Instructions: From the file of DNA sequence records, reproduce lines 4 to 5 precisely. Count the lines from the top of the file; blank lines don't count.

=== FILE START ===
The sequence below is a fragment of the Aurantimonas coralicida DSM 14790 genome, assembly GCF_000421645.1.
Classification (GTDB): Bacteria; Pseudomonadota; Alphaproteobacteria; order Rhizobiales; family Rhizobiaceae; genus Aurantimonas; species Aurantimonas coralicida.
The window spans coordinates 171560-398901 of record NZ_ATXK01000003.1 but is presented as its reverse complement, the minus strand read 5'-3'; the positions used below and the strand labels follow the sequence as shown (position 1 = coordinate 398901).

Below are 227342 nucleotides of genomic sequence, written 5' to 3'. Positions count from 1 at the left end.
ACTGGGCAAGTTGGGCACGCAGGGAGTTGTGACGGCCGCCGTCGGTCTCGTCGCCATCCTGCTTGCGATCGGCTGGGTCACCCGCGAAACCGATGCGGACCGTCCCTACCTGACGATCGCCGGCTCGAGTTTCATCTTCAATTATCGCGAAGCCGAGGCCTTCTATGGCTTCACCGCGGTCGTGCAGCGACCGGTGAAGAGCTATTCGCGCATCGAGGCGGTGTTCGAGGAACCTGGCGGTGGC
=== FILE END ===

Below are 227342 nucleotides of genomic sequence, written 5' to 3'. Positions count from 1 at the left end.
ACTGGGCAAGTTGGGCACGCAGGGAGTTGTGACGGCCGCCGTCGGTCTCGTCGCCATCCTGCTTGCGATCGGCTGGGTCACCCGCGAAACCGATGCGGACCGTCCCTACCTGACGATCGCCGGCTCGAGTTTCATCTTCAATTATCGCGAAGCCGAGGCCTTCTATGGCTTCACCGCGGTCGTGCAGCGACCGGTGAAGAGCTATTCGCGCATCGAGGCGGTGTTCGAGGAACCTGGCGGTGGC